Five Highlights from the 2021 Venice VR Expanded Competition

Standouts from the 37 extended-reality projects at the 78th Venice International Film Festival

Presenting another milestone extended-reality roster, the Venice VR Expanded division of the 78th Venice International Film Festival includes 37 projects from 21 different countries, available to view on site in Italy (1-11 September) and online (1-19 September). The prestigious annual event’s programming once again conveys the pioneering spirit and advancing capabilities of virtual, augmented and mixed reality. With the support of Facebook’s Oculus and HTC’s Viveport, guests can attend from the comfort of their home—and explore the social epicenter, a virtual Venice VR hub, built by VRrOOm and available to any attendee with VRChat.

Since 2017, the Venice Film Festival has included a VR competition, and this year finds 23 projects up for consideration (for the Grand Jury Prize for Best VR Work, Best VR Experience or Best VR Story). Four of our selections below are in this year’s competition, but one is a special event experience (outside of the competition) that’s unlike any other. All creators involved in all projects, however, warrant attention, and these five are merely an entry point to another astounding La Biennale di Venezia.

Goliath: Playing With Reality

For Oculus Quest 1 or Quest 2, Goliath: Playing with Reality is a mesmerizing 25-minute animation grounded in a startling emotional reality. Directed by Barry Gene Murphy and May Abdalla, and produced by Anagram and Floreal Films, the story is narrated by Tilda Swinton who embodies Echo, a guide through the “realities” of the character Goliath—an individual with mental health troubles who (like many) finds community through the power of gaming.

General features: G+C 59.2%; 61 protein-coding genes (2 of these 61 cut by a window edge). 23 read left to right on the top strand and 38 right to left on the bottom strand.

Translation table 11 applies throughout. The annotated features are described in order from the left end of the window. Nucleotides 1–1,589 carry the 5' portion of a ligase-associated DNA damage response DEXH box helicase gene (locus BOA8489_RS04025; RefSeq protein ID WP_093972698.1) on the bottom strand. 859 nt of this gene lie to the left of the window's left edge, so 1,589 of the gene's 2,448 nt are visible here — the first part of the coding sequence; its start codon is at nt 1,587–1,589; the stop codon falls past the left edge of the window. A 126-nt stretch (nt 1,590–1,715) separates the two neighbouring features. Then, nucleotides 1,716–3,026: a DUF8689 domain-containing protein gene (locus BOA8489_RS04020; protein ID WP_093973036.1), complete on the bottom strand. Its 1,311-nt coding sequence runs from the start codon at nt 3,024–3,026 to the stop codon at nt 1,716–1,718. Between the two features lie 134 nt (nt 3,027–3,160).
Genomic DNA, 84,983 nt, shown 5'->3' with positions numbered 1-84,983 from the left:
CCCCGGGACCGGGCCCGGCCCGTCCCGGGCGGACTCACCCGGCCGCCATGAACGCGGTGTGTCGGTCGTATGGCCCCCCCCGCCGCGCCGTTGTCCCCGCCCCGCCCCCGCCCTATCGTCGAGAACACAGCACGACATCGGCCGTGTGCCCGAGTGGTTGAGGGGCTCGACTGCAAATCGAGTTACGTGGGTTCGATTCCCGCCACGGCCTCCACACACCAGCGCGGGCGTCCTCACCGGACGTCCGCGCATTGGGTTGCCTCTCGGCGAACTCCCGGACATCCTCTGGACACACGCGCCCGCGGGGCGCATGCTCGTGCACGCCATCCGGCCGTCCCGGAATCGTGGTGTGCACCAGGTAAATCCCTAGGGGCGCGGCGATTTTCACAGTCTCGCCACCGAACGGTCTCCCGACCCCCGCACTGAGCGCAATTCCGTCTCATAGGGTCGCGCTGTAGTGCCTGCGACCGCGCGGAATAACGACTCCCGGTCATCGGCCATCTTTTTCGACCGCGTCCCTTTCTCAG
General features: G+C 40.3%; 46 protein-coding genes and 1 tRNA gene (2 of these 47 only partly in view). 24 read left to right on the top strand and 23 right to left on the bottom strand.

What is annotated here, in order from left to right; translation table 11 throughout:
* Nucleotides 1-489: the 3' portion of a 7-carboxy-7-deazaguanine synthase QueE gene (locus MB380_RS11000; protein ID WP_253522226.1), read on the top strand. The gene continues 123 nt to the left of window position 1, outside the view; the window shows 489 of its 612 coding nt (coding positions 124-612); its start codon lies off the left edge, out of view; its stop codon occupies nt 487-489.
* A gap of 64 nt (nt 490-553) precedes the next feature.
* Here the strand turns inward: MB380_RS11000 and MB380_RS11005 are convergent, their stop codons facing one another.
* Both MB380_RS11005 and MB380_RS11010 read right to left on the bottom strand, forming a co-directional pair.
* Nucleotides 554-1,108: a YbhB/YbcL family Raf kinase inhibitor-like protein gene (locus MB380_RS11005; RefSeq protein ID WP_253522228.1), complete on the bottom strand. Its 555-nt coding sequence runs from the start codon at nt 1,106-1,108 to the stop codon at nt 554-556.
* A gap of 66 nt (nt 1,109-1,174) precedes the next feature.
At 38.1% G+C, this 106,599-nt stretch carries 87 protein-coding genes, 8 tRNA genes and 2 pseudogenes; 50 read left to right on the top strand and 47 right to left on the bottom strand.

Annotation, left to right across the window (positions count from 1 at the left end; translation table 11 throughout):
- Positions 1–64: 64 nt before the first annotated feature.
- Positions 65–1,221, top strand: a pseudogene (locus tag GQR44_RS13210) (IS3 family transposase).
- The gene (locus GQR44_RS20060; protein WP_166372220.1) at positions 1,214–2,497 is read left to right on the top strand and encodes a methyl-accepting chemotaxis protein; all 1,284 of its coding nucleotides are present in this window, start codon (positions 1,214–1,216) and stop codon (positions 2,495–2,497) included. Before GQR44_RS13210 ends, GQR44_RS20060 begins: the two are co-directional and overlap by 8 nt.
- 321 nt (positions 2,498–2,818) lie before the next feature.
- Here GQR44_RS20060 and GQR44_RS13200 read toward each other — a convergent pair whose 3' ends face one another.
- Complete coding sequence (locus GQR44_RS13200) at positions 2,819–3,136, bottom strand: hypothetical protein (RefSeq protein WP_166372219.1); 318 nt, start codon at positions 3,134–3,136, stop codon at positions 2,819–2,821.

In the Mist

Only accessible to attendees at the Palazzo del Casinò (Lido), writer/director Tung-yen Chou’s 15-minute-long VR masterpiece In the Mist explores the gay male experience with a steam-filled sauna as a seductive social setting. It’s a work that probes safety and desire, the gaze, and what it means to be gazed upon. With cinematography by William Chou, the live-action work (which was produced for all Oculus, Rift, Vive and Vive Pro models) addresses intimacy and community, together.


Directed by Carlos Isabel García, Caves utilizes 360-degree filmmaking to convey the physical and emotional experience of traversing vast chambers and narrow underground passages. The 19-minute documentary film, for either Oculus or Viveport, follows cave explorer and mountaineer Lea Odermatt into the unknown. It’s more than visually arresting, as the work seeks to express the great stakes ahead of those looking for answers.

La plage de sable étoilé

Aptly referred to as “a scientific fairytale,” La plage de sable étoilé is a 15-minute animated study of a particular type of starry sand that’s found on beaches around the East China Sea. With poetic imagination, directors Nina Barbier and Hsin-Chien Huang explore its story in three parts. Visible on Viveport or Oculus devices, the project was produced by Lucid Realities, along with the Muséum National d’Histoire Naturelle in Paris.

Bliss in the Ear of the Storm

A multi-sensory study of the weaponization of sound, the 20-minute-long mixed-reality project Bliss in the Ear of the Storm is predicated on the question, “What is music and sound’s relationship to control and power?” For Viveport or Oculus, directors Adam Lieber and Hal Sorta’s surprising work taps into neural networks for answers—pairing sound work from the AI music-generating platform Dadabots.

Tickets for Venice VR Expanded can be purchased online.

Hero image courtesy of Goliath: Playing With Reality